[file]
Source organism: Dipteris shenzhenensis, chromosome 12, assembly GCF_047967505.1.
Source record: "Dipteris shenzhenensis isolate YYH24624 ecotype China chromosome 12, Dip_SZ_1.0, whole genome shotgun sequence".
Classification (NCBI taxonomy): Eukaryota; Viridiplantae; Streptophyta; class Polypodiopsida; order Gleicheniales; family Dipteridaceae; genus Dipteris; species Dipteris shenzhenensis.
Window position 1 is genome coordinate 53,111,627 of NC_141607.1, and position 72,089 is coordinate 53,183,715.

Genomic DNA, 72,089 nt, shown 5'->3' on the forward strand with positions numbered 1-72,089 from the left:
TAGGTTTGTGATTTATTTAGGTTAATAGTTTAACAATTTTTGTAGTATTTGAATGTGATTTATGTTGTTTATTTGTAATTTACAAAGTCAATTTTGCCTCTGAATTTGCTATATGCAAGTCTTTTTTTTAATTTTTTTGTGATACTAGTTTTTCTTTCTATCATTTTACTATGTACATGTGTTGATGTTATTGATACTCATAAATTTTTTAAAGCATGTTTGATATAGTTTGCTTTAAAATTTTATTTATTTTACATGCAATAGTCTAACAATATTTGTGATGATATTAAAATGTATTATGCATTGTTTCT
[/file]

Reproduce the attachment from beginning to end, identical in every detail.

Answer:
Source organism: Dipteris shenzhenensis, chromosome 12, assembly GCF_047967505.1.
Source record: "Dipteris shenzhenensis isolate YYH24624 ecotype China chromosome 12, Dip_SZ_1.0, whole genome shotgun sequence".
Classification (NCBI taxonomy): Eukaryota; Viridiplantae; Streptophyta; class Polypodiopsida; order Gleicheniales; family Dipteridaceae; genus Dipteris; species Dipteris shenzhenensis.
Window position 1 is genome coordinate 53,111,627 of NC_141607.1, and position 72,089 is coordinate 53,183,715.

Genomic DNA, 72,089 nt, shown 5'->3' on the forward strand with positions numbered 1-72,089 from the left:
TAGGTTTGTGATTTATTTAGGTTAATAGTTTAACAATTTTTGTAGTATTTGAATGTGATTTATGTTGTTTATTTGTAATTTACAAAGTCAATTTTGCCTCTGAATTTGCTATATGCAAGTCTTTTTTTTAATTTTTTTGTGATACTAGTTTTTCTTTCTATCATTTTACTATGTACATGTGTTGATGTTATTGATACTCATAAATTTTTTAAAGCATGTTTGATATAGTTTGCTTTAAAATTTTATTTATTTTACATGCAATAGTCTAACAATATTTGTGATGATATTAAAATGTATTATGCATTGTTTCT